Thursday, May 5, 2011

A Mother’s Day Prescription from Dr. Mom

Your mother may not be the first caretaker you met upon entering this world, but let’s face facts -- her bedside manner far exceeded that of the doctor who yanked you from between her womb, held you up by your ankles and then slapped your butt.

It’s no wonder then that many adults still seek the counsel of Dr. Mom. We do this even though, if she is like The Mother of All Uncoolness, her knowledge of surgical breakthroughs is limited to those procedures performed on Hollywood starlets as reported by the National Enquirer.
Why do we always come back to mama's advice?

Because we figure the lady must onto something. She spent the majority of her life without using seat belts, hand sanitizer or soy milk! She survived despite our childhood attempts at giving her heart failure! She’s Robo-Mom!

Therefore, in honor of Mother's Day this weekend, let's reflect on some medical wit and wisdom that my mom, and probably yours, has dispensed through the years with neither a prescription nor a malpractice suit.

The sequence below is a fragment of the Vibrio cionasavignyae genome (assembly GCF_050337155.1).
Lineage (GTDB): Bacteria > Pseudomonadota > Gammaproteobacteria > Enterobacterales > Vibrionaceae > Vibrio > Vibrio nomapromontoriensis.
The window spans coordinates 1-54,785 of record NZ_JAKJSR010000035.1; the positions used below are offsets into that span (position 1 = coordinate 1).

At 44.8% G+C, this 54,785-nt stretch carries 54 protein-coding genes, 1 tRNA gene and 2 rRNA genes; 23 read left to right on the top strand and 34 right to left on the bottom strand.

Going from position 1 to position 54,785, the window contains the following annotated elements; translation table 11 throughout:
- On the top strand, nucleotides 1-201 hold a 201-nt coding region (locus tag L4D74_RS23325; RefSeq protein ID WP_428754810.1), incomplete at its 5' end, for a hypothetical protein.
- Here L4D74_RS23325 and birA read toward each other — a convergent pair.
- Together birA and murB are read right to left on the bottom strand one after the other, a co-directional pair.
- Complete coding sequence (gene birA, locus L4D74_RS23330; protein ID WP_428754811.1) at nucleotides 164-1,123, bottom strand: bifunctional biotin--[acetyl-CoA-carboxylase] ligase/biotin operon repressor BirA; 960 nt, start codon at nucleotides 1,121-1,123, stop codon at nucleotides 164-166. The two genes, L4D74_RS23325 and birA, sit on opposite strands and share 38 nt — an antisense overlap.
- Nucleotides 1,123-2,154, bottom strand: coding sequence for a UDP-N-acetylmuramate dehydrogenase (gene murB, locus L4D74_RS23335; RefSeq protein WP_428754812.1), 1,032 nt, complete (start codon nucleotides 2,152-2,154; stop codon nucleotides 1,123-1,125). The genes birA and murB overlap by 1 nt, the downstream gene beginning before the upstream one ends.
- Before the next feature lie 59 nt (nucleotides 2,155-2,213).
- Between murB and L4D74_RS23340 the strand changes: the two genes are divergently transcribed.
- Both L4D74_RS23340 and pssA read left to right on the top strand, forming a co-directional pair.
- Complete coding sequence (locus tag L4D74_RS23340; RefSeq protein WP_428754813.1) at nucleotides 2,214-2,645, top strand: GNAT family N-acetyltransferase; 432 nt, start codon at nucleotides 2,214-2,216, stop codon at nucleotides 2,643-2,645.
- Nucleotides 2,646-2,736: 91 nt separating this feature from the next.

david letterman hairline "Don't go out in this freezing weather with wet hair! You'll get pneumonia!"
In recent years, science – in the form of people with white coats and clipboards paid for by the cough syrup industry – has discredited this theory linking human rhinovirus to damp manes and chilly temperatures. Turns out, moms were right to warn us for a different reason. The icicles that can form in your follicles during these conditions can snap off and hasten the development of the hairline malady called "isolated widow's peak" or, more commonly, "the David Letterman floating isle of hair." Watch for this theory to be debunked soon in a major clinical trial underwritten by the makers of Rogaine.

"Don't forget your rubbers!"
Oh, Mother! Who knew your reminder to use those stretchy overshoes to protect my Buster Browns from the mud and puddles was really a way to ingrain the need for me, in my randier moments later in life, to protect my boy parts from the clap! On the other hand, maybe you were protecting yourself from prematurely being called "Grandma." Either way – well played!

mercuochrome mercury poisioning "Dab some Mercurochrome on it."